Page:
Five Below (FIVE)

Retail Stocks to Buy for the Long Run: Five Below (FIVE)

Source: Jonathan Weiss / Shutterstock.com

Although the concept of discount retail stocks to buy during a market decline makes sense, I must concede one thing: at the consumer level, most discount retailers are depressing affairs. However, Five Below (NASDAQ:FIVE) has completely changed perceptions about thrift shops. With its bright, bold colors and compelling marketing campaigns, FIVE stock has serious potential.

Part of that comes from its core demographics. According to the company’s website, Five Below is the only retailer dedicated to teens and tweens. Of course, that usually entails opening up their parents’ wallets. Typically, this endeavor results in the usual teen-parent conflict. But with prices so low – everything is between $1 to $5 – this is a rare area of consensus, supporting the case for FIVE stock.

Furthermore, I’m very impressed with the company’s holistic approach to their marketing and branding message. Not only do they have comprehensive social media coverage, but they’re actively engaging their accounts. For instance, their YouTube channel features celebrity guests that incorporate Five Below-sold products into the media presentations. That kind of smart thinking will probably see FIVE stock perform well in rough economic waters.


Ross Stores (ROST)

Retail Stocks to Buy for the Long Run: Ross Stores (ROST)

Source: Andriy Blokhin / Shutterstock.com

At first glance, Ross Stores (NASDAQ:ROST) seems like an anomaly among the apparel-based retail stocks. Just take a look at well-known apparel makers, such as Gap (NYSE:GPS) or Guess (NYSE:GES). Their shares have incurred significant volatility, marked by bouts of extreme wildness. In sharp contrast, ROST stock has enjoyed a relatively stable move northward.

But in the context of the current economic uncertainty, I’m not surprised that ROST stock has performed well this year. Even with the U.S.-China trade war threatening to hike apparel prices, the reality is that people need clothes. And while Ross will certainly take a hit to their margins, other non-discount retailers will suffer worse.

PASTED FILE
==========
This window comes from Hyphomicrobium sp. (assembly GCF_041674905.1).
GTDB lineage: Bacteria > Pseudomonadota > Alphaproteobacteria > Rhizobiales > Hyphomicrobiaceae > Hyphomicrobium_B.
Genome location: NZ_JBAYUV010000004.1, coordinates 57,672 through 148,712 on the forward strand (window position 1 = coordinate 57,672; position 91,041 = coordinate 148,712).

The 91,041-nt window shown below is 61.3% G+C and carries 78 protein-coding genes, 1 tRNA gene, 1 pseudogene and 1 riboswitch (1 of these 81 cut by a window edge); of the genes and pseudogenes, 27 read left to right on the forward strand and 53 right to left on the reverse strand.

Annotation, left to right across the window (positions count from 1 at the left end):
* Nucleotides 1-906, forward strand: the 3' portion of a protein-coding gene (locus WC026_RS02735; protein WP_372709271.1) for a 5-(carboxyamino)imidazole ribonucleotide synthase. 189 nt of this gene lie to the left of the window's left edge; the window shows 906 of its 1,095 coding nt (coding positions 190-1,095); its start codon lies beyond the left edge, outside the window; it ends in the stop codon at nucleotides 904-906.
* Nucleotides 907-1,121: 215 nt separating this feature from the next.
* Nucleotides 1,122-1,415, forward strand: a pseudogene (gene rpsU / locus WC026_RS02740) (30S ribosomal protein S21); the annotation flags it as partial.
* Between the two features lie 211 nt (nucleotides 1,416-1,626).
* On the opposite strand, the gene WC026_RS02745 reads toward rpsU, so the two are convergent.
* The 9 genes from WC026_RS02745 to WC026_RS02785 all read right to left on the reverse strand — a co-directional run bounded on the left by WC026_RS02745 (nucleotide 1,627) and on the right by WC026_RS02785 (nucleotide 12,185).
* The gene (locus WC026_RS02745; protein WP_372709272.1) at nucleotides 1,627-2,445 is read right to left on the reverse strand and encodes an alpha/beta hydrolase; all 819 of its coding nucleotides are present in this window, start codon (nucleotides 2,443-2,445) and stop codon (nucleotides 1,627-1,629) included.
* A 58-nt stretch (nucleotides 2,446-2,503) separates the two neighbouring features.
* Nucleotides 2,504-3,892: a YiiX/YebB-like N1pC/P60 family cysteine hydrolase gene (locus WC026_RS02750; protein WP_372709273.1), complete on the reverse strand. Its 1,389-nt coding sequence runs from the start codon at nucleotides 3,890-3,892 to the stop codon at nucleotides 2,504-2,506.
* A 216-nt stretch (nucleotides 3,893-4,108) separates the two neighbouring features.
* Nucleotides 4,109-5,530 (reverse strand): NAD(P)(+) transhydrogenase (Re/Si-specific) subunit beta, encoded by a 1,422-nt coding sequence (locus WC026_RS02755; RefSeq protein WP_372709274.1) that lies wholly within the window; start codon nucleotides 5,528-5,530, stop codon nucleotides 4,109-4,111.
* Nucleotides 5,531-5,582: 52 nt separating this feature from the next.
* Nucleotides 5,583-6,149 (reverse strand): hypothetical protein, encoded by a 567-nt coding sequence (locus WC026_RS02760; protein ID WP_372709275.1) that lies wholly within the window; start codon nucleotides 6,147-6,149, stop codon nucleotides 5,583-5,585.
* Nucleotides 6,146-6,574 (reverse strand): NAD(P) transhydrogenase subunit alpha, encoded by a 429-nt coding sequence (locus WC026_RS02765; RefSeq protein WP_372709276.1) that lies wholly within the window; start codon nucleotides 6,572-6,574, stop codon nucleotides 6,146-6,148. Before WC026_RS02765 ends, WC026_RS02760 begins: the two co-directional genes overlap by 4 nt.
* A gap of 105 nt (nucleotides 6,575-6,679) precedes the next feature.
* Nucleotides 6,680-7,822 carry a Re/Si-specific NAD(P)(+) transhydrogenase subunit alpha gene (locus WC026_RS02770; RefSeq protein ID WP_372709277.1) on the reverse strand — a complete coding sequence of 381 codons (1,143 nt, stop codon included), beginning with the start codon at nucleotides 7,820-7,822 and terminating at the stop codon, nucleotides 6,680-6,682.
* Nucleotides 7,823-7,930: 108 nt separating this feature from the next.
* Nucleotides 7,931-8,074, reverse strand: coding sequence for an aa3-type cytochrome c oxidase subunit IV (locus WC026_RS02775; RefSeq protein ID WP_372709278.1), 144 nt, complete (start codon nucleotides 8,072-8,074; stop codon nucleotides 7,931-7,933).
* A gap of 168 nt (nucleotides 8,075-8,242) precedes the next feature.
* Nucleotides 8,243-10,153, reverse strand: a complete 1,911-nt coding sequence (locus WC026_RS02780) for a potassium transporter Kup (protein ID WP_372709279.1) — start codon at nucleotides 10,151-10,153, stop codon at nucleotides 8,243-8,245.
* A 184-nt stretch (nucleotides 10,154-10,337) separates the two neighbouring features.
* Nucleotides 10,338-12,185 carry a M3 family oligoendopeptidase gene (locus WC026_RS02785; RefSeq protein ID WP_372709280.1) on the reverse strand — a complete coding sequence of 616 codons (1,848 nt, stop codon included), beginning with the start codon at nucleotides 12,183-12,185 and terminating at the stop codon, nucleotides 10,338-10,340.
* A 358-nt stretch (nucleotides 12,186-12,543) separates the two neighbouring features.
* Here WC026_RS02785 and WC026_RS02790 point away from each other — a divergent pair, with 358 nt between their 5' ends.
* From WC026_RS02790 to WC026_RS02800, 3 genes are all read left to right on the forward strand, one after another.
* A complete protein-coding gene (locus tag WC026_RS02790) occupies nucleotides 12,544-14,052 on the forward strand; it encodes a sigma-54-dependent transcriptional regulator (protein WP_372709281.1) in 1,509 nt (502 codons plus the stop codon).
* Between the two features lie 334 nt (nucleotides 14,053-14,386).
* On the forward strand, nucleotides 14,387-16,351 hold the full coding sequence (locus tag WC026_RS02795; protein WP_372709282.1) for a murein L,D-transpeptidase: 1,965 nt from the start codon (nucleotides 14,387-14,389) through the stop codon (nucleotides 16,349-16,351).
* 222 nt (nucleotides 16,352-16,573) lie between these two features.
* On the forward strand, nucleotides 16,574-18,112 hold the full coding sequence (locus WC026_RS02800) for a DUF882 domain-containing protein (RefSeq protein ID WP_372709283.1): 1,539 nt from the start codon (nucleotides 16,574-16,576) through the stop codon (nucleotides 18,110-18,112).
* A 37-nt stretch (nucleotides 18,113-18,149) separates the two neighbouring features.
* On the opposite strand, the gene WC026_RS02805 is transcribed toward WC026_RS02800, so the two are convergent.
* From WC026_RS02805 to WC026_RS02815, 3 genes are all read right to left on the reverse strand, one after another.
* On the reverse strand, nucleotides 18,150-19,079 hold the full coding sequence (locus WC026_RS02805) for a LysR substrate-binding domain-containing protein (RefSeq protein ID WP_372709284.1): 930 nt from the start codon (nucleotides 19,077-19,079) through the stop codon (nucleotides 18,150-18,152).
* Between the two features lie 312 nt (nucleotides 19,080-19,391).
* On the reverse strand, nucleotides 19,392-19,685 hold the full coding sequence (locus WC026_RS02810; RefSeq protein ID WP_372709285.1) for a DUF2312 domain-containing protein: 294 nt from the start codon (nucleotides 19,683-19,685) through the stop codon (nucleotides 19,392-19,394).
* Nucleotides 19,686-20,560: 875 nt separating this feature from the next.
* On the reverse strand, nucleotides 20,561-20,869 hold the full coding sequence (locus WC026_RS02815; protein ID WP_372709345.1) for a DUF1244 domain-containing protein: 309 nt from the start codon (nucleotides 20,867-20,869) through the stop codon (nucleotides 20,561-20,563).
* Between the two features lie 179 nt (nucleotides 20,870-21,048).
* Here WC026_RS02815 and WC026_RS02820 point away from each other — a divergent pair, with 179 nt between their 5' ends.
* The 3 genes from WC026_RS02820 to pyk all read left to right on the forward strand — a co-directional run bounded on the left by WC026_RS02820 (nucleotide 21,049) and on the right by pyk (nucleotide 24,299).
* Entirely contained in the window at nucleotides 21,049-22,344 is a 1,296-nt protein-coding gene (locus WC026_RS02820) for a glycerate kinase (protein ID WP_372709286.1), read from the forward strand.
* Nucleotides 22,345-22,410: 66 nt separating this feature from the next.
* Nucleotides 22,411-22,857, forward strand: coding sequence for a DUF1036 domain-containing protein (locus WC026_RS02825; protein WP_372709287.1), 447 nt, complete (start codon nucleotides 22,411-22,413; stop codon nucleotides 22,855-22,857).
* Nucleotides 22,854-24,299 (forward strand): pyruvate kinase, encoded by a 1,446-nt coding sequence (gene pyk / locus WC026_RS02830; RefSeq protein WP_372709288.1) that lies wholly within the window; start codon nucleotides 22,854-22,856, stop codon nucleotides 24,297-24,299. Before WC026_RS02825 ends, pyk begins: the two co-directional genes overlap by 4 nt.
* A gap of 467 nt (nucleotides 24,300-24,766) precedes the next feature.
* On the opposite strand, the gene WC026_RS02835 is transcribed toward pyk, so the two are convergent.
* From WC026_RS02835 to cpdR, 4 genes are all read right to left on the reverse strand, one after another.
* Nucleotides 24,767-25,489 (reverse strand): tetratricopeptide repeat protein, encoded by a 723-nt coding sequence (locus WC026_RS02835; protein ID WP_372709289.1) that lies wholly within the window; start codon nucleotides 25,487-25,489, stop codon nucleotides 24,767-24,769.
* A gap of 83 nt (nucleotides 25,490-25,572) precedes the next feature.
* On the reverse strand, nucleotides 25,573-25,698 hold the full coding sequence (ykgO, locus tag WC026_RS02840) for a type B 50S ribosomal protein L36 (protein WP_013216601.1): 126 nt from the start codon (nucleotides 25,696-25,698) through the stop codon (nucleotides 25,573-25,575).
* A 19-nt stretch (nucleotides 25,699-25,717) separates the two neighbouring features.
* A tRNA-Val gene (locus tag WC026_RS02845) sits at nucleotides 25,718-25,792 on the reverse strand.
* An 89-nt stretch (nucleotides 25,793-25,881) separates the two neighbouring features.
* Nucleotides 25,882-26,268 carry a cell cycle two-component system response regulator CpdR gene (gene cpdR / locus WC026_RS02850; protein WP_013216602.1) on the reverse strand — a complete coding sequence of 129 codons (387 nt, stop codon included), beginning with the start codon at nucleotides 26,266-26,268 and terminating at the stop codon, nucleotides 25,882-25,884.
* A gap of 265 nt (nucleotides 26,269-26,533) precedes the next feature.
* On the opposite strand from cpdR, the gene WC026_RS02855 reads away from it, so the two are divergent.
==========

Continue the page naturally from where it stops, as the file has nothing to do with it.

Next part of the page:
With that said, I think you can make a tactical argument not to dive too deeply right now. Currently, ROST stock is sitting on over 35% YTD. If the broader markets get jittery, ROST is liable for a correction. Still, in the long run, I’d pay very close attention to this name if economic conditions don’t improve.


Ollie’s Bargain Outlet (OLLI)

Ollie's Bargain Outlet Holdings Inc(NASDAQ:OLLI)

Source: Shutterstock

A few years back when I started writing about Ollie’s Bargain Outlet (NASDAQ:OLLI), it was on a roll. Growth was meteoric, which drove up the market value of OLLI stock. When you consider that shares were priced under $20 for much of 2015, this is one of the most explosive retail stocks.

But in recent weeks, explosive has a different connotation. Now, investors are no longer considering Ollie’s as one of the stocks to buy, but instead to dump. Late last month, the company released its Q2 earnings report, and the news wasn’t encouraging.

Although the discount retailer reported double-digit sales growth, it witnessed a deceleration of same-store sales. Management blamed it on new store introductions’ cannibalization effect. However, Wall Street saw the decline as Ollie’s inability to perform under a strained environment. As a result, investors pummeled OLLI stock.

Possibly heading into a recession, I understand why investors are nervous. However, let’s keep in mind that the retailer is called Ollie’s Bargain Outlet, not Olivier’s Chateau of Overpriced European Trinkets. If we have a downturn, OLLI stock has the potential to outperform. And sure enough, it’s now on a steep discount.


Big Lots (BIG)

Source: Jonathan Weiss / Shutterstock.com

Big-box retailer Big Lots (NYSE:BIG) probably hasn’t been included in a list of retail stocks to buy for some time. Frankly, that’s for good reason. In January of last year, the markets priced BIG stock into the stratosphere at over $60. Today, shares are trading hands for less than $25.

Unfortunately, Big Lots consistently delivered poor earnings results throughout 2018. Not only that, management cut guidance, which exacerbated the issue. Throw in an executive shuffle with a new CEO, and the retailer looked more frazzled than confident about tackling a new challenge. As a result, BIG stock took it on the chin.

As it stands, BIG stock is easily one of the most speculative retail stocks available. However, I can’t help but feel a recession could actually help turn things around. Big Lots has many of the same characteristics of popular Costco (NASDAQ:COST). The one exception, of course, is that Big Lots has no membership dues, and their rewards program is also free.

As of this writing, Josh Enomoto did not hold a position in any of the aforementioned securities.

More From InvestorPlace

The post 7 Discount Retail Stocks to Buy for a Recession appeared first on InvestorPlace.